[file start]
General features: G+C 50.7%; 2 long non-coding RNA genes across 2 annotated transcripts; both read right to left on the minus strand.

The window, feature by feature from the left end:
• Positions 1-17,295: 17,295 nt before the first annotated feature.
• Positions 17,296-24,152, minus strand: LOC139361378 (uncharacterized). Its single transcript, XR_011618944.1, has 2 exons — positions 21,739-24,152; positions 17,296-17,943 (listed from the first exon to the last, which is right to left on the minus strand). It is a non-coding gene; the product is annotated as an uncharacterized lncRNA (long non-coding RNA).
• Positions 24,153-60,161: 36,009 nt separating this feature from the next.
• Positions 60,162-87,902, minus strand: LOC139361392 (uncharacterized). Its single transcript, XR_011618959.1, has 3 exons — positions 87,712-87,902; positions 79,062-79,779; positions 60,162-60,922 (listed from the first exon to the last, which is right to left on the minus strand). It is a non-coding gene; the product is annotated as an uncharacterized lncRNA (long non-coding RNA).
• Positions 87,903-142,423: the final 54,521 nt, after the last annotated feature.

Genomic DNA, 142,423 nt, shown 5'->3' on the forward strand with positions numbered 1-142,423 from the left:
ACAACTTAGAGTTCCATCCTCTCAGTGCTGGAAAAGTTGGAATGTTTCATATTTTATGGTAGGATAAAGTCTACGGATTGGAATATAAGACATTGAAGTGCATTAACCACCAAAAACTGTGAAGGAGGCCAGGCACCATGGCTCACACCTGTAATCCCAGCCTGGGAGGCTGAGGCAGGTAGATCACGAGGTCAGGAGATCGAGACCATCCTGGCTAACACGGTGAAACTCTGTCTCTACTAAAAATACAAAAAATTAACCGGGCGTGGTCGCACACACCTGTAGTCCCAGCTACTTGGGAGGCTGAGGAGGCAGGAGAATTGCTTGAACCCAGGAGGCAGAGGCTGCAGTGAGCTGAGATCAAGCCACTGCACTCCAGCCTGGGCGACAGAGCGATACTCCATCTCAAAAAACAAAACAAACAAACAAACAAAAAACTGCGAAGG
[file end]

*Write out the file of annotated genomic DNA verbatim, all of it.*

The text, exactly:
General features: G+C 50.7%; 2 long non-coding RNA genes across 2 annotated transcripts; both read right to left on the minus strand.

The window, feature by feature from the left end:
• Positions 1-17,295: 17,295 nt before the first annotated feature.
• Positions 17,296-24,152, minus strand: LOC139361378 (uncharacterized). Its single transcript, XR_011618944.1, has 2 exons — positions 21,739-24,152; positions 17,296-17,943 (listed from the first exon to the last, which is right to left on the minus strand). It is a non-coding gene; the product is annotated as an uncharacterized lncRNA (long non-coding RNA).
• Positions 24,153-60,161: 36,009 nt separating this feature from the next.
• Positions 60,162-87,902, minus strand: LOC139361392 (uncharacterized). Its single transcript, XR_011618959.1, has 3 exons — positions 87,712-87,902; positions 79,062-79,779; positions 60,162-60,922 (listed from the first exon to the last, which is right to left on the minus strand). It is a non-coding gene; the product is annotated as an uncharacterized lncRNA (long non-coding RNA).
• Positions 87,903-142,423: the final 54,521 nt, after the last annotated feature.

Genomic DNA, 142,423 nt, shown 5'->3' on the forward strand with positions numbered 1-142,423 from the left:
ACAACTTAGAGTTCCATCCTCTCAGTGCTGGAAAAGTTGGAATGTTTCATATTTTATGGTAGGATAAAGTCTACGGATTGGAATATAAGACATTGAAGTGCATTAACCACCAAAAACTGTGAAGGAGGCCAGGCACCATGGCTCACACCTGTAATCCCAGCCTGGGAGGCTGAGGCAGGTAGATCACGAGGTCAGGAGATCGAGACCATCCTGGCTAACACGGTGAAACTCTGTCTCTACTAAAAATACAAAAAATTAACCGGGCGTGGTCGCACACACCTGTAGTCCCAGCTACTTGGGAGGCTGAGGAGGCAGGAGAATTGCTTGAACCCAGGAGGCAGAGGCTGCAGTGAGCTGAGATCAAGCCACTGCACTCCAGCCTGGGCGACAGAGCGATACTCCATCTCAAAAAACAAAACAAACAAACAAACAAAAAACTGCGAAGG